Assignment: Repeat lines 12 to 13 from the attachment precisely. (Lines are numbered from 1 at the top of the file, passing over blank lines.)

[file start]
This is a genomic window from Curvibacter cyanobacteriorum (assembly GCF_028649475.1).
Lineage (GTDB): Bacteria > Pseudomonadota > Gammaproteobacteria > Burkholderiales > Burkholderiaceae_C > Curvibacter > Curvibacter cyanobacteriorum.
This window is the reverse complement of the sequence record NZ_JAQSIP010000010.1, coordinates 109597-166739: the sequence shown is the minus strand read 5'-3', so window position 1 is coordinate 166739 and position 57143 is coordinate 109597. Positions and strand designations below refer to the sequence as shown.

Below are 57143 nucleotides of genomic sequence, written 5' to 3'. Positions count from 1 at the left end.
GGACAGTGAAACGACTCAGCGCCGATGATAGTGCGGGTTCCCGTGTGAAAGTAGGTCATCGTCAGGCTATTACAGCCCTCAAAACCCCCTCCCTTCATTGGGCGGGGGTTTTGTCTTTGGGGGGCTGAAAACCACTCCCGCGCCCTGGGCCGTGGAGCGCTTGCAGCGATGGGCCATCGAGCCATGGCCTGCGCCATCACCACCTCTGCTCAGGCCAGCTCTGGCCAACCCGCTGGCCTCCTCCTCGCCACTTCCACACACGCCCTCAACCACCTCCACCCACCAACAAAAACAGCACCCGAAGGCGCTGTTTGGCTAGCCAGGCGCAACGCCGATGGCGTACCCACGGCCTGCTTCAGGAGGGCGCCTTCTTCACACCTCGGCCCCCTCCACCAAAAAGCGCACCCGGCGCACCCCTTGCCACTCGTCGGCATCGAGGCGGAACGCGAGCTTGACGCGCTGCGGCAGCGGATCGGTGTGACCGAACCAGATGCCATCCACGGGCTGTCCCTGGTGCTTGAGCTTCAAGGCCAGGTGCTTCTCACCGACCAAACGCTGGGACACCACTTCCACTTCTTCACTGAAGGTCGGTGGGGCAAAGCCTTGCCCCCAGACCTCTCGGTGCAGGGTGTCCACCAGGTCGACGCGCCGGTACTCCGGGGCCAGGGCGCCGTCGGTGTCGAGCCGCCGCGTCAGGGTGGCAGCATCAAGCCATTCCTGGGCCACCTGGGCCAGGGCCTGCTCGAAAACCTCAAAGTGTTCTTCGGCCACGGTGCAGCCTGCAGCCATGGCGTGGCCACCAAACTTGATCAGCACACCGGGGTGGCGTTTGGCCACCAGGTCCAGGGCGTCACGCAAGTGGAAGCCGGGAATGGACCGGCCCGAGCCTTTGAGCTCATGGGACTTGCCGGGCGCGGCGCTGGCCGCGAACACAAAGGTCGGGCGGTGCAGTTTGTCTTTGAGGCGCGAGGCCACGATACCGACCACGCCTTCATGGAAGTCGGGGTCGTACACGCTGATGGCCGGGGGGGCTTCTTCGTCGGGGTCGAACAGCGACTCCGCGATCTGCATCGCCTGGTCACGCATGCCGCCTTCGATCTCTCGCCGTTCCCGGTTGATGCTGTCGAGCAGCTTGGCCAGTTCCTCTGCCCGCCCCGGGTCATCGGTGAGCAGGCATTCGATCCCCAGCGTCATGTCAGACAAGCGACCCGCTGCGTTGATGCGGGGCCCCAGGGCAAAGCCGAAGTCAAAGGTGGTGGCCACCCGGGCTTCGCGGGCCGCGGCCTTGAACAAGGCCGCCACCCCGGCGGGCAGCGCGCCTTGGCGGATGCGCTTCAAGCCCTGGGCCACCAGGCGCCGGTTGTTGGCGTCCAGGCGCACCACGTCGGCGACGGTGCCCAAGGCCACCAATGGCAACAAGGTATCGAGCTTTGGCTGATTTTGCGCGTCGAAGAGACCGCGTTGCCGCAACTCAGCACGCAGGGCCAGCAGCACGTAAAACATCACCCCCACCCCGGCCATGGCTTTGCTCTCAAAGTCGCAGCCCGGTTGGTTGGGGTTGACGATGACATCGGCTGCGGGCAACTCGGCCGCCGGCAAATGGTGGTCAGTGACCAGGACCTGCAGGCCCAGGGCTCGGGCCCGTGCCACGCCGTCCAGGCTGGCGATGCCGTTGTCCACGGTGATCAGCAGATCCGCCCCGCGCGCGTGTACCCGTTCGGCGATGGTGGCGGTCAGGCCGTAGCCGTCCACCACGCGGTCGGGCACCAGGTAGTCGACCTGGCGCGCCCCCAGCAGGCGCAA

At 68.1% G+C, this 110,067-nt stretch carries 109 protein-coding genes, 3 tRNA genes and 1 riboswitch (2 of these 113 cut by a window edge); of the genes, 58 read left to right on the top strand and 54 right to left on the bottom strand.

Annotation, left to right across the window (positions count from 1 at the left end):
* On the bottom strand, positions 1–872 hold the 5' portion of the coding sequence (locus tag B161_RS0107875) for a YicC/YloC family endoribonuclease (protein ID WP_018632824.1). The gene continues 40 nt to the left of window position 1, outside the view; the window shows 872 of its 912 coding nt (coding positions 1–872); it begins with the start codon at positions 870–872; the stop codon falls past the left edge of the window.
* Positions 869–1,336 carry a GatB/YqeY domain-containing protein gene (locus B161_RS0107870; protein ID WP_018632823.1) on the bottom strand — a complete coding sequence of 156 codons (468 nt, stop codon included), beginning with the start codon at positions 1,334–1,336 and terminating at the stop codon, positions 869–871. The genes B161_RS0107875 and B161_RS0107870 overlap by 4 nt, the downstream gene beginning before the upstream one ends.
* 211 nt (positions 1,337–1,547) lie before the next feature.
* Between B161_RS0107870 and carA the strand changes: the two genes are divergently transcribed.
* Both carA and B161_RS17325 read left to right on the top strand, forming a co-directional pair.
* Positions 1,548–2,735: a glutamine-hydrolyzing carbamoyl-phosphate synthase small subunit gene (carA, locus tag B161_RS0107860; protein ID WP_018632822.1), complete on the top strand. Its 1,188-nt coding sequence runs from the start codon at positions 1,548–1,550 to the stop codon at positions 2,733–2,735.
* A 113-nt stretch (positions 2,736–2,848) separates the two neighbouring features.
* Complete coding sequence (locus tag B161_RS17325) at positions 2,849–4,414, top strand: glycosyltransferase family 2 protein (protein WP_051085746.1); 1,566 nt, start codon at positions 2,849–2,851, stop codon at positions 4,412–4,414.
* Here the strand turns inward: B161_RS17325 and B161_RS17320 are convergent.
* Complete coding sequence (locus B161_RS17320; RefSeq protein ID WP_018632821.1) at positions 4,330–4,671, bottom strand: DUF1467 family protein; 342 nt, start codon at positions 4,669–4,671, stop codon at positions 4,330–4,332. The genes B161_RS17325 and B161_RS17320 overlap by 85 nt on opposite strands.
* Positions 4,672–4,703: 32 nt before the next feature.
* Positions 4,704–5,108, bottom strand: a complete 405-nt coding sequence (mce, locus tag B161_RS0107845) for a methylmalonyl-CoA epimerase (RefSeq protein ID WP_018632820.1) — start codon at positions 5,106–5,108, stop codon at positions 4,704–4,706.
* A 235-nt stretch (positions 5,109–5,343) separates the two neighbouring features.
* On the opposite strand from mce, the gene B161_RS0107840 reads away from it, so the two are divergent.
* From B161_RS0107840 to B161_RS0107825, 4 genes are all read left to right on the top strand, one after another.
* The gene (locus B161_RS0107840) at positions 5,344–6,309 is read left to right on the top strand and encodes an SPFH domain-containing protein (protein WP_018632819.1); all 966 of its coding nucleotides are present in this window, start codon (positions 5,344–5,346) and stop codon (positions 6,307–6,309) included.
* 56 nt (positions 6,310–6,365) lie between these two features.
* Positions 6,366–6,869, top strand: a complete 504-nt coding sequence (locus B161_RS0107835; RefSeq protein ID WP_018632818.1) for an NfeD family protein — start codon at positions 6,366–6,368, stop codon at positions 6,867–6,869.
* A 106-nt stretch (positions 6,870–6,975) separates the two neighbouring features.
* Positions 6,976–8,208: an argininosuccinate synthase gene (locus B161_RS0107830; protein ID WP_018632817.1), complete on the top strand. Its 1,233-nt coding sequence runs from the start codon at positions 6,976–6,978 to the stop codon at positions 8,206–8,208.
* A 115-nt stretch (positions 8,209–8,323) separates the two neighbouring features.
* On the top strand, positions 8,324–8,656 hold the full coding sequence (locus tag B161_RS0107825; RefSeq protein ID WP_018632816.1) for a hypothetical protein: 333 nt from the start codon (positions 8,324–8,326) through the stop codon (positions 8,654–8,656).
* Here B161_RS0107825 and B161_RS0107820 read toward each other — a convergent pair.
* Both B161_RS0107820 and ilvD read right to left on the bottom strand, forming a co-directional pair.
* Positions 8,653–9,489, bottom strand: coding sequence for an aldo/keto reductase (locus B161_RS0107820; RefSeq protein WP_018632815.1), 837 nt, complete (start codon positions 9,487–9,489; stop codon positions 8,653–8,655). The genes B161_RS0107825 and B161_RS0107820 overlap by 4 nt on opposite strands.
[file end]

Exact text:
* Both carA and B161_RS17325 read left to right on the top strand, forming a co-directional pair.
* Positions 1,548–2,735: a glutamine-hydrolyzing carbamoyl-phosphate synthase small subunit gene (carA, locus tag B161_RS0107860; protein ID WP_018632822.1), complete on the top strand. Its 1,188-nt coding sequence runs from the start codon at positions 1,548–1,550 to the stop codon at positions 2,733–2,735.